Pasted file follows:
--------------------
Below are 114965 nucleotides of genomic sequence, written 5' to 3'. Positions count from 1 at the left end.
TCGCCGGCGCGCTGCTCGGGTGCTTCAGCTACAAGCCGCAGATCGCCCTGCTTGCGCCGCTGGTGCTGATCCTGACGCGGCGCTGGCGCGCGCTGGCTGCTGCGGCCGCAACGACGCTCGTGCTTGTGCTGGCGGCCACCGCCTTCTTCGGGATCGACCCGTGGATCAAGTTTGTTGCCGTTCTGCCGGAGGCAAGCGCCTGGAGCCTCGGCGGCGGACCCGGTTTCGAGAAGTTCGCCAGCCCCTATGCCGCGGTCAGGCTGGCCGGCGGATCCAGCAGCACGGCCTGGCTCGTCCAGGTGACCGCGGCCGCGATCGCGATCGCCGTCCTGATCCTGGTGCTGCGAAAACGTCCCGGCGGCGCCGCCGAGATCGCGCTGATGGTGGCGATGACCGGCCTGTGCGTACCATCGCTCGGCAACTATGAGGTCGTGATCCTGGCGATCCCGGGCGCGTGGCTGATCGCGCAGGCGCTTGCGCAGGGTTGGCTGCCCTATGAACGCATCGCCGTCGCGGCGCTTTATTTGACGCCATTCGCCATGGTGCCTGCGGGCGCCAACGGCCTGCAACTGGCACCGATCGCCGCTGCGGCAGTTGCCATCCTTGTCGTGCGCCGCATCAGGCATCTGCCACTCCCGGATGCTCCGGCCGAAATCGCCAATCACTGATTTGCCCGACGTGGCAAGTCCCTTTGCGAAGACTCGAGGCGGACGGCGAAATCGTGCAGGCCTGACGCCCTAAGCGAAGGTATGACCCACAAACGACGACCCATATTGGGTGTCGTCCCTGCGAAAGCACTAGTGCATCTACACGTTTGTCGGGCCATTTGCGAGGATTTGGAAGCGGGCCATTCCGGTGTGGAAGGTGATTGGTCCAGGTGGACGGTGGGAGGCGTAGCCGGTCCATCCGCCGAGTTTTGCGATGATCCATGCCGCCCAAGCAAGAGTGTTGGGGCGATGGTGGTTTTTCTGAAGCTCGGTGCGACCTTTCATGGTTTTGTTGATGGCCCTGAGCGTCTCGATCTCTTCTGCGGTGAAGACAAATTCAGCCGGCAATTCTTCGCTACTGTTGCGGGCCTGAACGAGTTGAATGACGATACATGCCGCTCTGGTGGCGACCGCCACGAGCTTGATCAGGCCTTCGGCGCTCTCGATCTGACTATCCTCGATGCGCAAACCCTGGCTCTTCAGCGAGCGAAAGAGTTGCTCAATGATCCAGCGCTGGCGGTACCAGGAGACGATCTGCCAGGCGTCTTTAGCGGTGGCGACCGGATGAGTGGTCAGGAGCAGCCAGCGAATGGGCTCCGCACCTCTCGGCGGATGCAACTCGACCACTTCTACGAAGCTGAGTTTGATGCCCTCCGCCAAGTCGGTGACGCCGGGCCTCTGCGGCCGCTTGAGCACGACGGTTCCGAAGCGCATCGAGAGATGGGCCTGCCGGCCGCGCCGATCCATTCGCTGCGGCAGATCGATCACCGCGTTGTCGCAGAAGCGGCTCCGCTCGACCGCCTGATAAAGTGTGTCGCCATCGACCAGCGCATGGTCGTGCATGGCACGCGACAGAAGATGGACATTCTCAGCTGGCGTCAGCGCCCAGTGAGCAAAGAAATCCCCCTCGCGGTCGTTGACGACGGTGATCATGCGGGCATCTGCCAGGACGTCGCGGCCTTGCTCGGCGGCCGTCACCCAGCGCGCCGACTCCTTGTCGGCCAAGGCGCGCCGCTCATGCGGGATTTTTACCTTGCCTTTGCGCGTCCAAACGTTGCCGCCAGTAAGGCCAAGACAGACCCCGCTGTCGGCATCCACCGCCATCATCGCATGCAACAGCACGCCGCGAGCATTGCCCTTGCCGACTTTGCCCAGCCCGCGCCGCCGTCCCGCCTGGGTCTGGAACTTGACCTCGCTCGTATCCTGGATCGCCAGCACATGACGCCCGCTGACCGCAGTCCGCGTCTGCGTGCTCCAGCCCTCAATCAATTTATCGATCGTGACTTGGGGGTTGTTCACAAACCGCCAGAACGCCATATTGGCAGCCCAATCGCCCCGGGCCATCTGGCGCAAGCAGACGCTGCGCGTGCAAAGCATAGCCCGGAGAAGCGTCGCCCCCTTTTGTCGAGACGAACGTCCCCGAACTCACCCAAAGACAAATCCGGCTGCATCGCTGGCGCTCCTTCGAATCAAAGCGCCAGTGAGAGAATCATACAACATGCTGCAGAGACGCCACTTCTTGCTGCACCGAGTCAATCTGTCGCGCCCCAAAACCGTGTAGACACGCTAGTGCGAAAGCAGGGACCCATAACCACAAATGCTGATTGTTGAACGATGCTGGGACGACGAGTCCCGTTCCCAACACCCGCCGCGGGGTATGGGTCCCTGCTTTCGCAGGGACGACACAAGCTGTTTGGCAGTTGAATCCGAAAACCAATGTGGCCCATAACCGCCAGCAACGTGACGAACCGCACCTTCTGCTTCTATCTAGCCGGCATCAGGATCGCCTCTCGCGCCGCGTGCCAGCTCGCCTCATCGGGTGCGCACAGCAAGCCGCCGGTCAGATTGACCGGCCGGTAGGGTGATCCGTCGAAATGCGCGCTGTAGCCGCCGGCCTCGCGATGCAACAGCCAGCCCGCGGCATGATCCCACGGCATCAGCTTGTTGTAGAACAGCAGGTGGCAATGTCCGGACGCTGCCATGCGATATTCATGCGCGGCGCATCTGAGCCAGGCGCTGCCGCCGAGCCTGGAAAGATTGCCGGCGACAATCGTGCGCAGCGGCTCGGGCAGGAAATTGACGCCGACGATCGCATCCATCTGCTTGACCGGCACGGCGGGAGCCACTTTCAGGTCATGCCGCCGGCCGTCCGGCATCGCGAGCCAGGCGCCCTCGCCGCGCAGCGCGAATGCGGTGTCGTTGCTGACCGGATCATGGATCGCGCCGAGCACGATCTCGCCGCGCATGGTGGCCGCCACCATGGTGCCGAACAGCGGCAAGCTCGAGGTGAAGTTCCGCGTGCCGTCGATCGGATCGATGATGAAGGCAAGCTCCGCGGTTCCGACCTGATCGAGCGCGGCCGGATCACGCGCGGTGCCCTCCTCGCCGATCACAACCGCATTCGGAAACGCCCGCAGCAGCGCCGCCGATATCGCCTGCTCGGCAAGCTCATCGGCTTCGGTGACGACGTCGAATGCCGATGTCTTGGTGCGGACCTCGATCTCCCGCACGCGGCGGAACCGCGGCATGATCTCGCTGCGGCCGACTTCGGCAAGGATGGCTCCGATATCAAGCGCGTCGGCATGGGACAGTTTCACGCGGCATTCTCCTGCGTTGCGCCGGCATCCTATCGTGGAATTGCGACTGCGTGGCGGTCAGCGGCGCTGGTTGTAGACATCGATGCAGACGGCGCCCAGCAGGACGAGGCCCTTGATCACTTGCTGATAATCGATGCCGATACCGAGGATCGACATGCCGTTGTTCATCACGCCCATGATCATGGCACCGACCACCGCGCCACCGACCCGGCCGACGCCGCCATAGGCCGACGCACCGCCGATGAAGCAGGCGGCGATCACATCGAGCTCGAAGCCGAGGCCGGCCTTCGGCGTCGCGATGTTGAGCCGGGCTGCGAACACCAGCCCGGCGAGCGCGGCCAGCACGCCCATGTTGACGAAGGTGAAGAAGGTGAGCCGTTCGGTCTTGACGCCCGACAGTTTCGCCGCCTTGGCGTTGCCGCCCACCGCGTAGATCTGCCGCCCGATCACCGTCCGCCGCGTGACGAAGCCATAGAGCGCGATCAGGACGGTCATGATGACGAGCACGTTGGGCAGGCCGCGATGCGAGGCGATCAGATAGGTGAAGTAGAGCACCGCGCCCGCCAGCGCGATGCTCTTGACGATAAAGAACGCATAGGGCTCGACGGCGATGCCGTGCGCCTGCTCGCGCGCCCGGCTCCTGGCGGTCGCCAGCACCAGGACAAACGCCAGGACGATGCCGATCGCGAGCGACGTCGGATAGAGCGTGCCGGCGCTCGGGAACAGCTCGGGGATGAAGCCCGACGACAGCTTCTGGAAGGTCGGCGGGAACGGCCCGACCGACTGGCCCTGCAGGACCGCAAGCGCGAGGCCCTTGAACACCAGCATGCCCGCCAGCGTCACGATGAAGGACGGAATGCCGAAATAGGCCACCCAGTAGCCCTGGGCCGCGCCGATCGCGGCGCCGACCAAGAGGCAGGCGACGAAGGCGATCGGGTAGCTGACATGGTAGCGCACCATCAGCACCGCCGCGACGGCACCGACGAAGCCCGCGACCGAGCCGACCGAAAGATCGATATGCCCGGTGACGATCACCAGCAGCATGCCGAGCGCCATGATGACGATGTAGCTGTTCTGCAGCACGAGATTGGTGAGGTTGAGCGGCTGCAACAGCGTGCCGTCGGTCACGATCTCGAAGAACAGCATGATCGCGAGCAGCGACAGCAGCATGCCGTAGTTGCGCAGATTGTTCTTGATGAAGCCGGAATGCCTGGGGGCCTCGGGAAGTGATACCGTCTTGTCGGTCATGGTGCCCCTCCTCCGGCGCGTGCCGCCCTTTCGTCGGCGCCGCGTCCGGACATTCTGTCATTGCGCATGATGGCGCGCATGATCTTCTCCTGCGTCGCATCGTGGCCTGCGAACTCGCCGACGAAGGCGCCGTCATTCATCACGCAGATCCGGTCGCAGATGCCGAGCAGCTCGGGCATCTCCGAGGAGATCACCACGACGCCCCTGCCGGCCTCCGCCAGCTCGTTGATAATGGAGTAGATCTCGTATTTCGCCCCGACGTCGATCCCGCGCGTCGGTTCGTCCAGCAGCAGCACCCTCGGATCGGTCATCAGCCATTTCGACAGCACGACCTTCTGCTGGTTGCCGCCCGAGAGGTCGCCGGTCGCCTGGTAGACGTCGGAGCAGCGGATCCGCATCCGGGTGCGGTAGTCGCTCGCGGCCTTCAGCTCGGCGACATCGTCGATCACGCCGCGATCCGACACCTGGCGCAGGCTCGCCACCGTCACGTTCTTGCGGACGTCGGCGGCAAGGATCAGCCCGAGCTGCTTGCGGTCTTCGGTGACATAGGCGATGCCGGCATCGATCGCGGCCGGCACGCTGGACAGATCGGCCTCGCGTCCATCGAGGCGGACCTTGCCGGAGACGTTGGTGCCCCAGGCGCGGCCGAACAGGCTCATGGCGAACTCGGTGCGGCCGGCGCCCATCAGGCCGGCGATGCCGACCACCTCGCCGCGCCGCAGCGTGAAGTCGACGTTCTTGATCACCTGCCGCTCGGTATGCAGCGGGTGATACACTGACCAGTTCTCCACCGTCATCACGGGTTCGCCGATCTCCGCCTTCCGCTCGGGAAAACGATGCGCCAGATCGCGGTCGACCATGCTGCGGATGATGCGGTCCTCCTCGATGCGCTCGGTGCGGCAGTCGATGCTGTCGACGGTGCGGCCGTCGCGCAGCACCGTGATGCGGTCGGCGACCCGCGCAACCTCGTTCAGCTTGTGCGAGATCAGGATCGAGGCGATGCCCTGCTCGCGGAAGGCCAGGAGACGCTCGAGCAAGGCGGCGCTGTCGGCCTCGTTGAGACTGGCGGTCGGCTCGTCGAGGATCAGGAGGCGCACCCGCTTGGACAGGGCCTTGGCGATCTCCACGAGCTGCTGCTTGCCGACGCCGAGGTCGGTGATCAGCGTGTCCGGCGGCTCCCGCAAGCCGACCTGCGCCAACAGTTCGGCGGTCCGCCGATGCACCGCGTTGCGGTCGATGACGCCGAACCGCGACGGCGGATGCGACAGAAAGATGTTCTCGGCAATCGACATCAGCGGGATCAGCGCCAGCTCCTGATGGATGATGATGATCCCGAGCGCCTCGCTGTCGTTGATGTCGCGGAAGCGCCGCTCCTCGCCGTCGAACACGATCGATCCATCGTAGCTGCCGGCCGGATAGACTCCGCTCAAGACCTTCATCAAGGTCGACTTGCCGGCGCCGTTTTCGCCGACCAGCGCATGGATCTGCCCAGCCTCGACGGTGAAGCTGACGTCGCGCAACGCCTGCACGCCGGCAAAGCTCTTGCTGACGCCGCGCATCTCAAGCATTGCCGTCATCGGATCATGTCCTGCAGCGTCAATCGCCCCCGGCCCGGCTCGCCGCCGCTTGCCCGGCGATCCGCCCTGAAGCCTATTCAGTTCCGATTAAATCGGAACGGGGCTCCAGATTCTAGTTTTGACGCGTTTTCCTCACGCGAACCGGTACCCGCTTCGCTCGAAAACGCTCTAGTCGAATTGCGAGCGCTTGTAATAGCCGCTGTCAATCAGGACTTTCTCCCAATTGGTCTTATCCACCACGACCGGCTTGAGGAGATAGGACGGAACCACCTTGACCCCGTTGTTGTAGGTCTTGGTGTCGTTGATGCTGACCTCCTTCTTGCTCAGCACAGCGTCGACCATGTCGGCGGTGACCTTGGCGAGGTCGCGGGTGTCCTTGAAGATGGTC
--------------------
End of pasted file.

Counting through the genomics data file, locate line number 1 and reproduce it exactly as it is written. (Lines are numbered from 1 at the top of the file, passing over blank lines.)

Below are 114965 nucleotides of genomic sequence, written 5' to 3'. Positions count from 1 at the left end.